Phenology in the Garden: Planting by Nature's Signs

Use Natural Cues To Grow Your Garden

March 15, 2019
Iris Crop
Robin Sweetser

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For centuries, gardeners took their cues for planting times from nature—a technique called phenology. See how seasonal signs can tell you which chores to do in the garden!

Phenology: Following Nature’s Signs

Phenology in the garden boils down to observing nature—from bud burst to bird migration—and then letting nature’s timing help you understand when to plant.

Since average frost dates change every year in practice, observing the plant and animal activity can be very helpful. 

While not totally foolproof, following nature’s clock helps us tune in to the rhythm of life around us.

For example, observe the connection between “firsts” and what’s happening in the yard and garden:

  • First bud (of various plants)
  • First bloom (of various plants)
  • First animal migration
  • First appearance of different insects
  • First emergence of hibernating animals
  • First amphibian (like spring peepers)

Trees, shrubs, and flowers are sensitive to temperature and day length, and develop on a regular schedule based on local conditions. Other natural phenomena, such as bird migrations and the emergence of insects and amphibians (like spring peepers), also signify the coming of spring. It only makes sense to use these events as indicators of when the weather is right for planting.

Observations made over many years have led to some fairly reliable conclusions, such as those listed below. 

Phenology in the Garden

Nature’s “signs” are different in every region; however, you should still relate to these examples:

  • Look for dandelions to bloom before planting potatoes
  • Perennial flowers can be planted when the maple trees begin to leaf out.
  • When quince is blossoming, transplant cabbage and broccoli.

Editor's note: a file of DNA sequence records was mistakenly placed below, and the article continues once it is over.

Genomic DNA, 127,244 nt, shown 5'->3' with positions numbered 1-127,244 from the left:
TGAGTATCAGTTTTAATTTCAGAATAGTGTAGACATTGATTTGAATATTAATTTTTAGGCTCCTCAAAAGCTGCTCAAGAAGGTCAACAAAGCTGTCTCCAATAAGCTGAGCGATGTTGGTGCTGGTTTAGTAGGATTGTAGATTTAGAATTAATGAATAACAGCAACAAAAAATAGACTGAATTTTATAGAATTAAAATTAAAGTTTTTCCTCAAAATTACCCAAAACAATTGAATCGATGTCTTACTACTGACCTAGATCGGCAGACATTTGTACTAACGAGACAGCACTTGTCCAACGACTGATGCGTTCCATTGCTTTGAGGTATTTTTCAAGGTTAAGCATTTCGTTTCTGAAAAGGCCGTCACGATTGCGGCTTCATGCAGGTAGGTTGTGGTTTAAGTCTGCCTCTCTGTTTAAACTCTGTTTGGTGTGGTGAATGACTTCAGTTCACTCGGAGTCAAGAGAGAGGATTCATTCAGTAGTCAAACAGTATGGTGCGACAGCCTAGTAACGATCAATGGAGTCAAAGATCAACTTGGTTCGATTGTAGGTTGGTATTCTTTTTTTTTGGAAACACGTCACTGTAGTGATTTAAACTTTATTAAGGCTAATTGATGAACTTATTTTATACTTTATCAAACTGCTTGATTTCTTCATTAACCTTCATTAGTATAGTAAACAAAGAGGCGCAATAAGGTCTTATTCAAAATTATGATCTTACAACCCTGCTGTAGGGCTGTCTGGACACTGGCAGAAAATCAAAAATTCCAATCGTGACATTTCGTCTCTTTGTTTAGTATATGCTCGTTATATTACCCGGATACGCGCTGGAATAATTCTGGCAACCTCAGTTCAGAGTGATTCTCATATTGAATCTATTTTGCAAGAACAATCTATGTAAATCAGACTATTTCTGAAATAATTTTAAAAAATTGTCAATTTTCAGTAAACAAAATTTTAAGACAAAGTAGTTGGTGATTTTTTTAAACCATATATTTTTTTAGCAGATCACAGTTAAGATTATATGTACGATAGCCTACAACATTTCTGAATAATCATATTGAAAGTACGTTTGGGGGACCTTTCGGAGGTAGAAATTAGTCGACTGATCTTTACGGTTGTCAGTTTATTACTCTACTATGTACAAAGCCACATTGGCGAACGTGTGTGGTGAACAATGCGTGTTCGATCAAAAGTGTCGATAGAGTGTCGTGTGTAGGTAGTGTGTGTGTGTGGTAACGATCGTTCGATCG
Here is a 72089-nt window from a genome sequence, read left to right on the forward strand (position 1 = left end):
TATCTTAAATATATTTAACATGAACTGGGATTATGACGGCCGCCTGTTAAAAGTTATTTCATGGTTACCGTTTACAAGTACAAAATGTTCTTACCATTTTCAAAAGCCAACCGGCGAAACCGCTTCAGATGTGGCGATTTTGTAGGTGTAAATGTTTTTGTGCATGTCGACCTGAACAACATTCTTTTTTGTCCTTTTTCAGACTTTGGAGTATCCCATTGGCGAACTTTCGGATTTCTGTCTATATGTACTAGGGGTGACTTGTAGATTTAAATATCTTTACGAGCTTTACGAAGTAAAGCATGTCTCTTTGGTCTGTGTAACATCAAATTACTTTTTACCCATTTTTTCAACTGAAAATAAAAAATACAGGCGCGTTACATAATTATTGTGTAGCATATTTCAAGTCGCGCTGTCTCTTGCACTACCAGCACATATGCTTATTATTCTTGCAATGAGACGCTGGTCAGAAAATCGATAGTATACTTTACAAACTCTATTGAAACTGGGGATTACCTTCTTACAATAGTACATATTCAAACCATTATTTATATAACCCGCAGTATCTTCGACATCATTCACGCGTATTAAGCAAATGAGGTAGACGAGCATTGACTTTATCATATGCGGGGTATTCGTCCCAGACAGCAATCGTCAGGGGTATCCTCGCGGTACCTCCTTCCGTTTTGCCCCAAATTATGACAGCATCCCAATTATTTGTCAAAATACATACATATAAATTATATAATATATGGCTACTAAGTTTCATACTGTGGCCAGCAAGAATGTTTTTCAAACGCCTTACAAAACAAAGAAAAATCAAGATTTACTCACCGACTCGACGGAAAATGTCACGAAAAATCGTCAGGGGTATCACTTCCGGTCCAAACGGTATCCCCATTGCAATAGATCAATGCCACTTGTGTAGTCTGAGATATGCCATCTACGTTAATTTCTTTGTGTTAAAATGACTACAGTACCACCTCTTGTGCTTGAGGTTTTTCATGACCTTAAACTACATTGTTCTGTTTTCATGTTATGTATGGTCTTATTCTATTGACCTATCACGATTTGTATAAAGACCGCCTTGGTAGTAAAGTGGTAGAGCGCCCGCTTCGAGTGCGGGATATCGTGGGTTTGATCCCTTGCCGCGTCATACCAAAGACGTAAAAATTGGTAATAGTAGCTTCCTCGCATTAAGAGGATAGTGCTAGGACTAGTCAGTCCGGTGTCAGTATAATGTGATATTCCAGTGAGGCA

What are the seasonal cues where you live?

Learn More

Also, learn about the age-old art of Companion Planting.

See our Planting Calendar to find the best times to plant seeds—based on frost dates.

About This Blog

Get inspired by Robin Sweetser’s backyard gardening tips and tricks. Robin has been a contributor to The Old Farmer’s Almanac and the All-Seasons Garden Guide for many years. She and her partner Tom have a small greenhouse business and also sell plants, cut flowers, and vegetables at their local Farmer’s Market.

2019 Garden Guide

Reader Comments

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Great article on signs of

Great article on signs of Spring. I have been checking out the birds, they seem to notice things I don't. Still Winter and extra muddy for now in Maryland

You meant "spring peepers" not "spring peppers"

I still waiting to hear ours.

Sorry about that typo! I’m

Sorry about that typo! I’m waiting for the peepers too. They are a sure sign of spring!

Wild Hares

Any ideas how to find out how to keep rabbits out of my garden patch?

Luckily for me rabbits are

Luckily for me rabbits are one critter I don’t have to deal with but we do have woodchucks and porcupines. Fencing has been the best solution for them. It is time consuming since you need to bury a portion of the fence to deter them from digging under. Depending on the size of your garden, fencing can be costly as well. There are sprays and homemade concoctions that can be used to repel them. Bear in mind that most need to be reapplied regularly especially after it rains. You probably don’t want to spray anything you are going to eat.

iris photo

Robin, Do you have any idea what the name of the iris in the first photo of this article? Anyone? Thank you for all the great information

Sorry Bev, I don’t. I’ve had

Sorry Bev, I don’t. I’ve had it for a very long time, moved it from house to house. It probably came from a friend.

Great resource

This is a terrific reference, especially since I never know from day to day what the weather and temperature will be this spring in zone 7A. I figure mother nature knows better than me...

Planting time

Thank you for this time line of planting. It is very helpful. Is there anything I can do, plant, or construct that would deter my deer from eating my flowers and tomatoes?

Thank you. Theresa

Deterring Deer

Deer will eat almost anything if they’re hungry enough, but plants with fuzzy or sharp foliage and strongly-scented flowers may make them think twice. See our Deer Pest Page for more tips.

Deter deer

I had several deer coming at night, eat certain plants, shrubs and grass. I learn from an older neighbor that Deer don't like the smell of people and that I try hair clippings. I went to a local beauty school and asked if they could save the hair clippings from haircuts for me. They laughed when I told them my plans. I went back a couple of days later and picked it up. Sprinkling a little bit of the hair around plants, shrubs and in my garden. Lo and behold no more deer. Hope this helps, worked for us.

I just love your articles Robin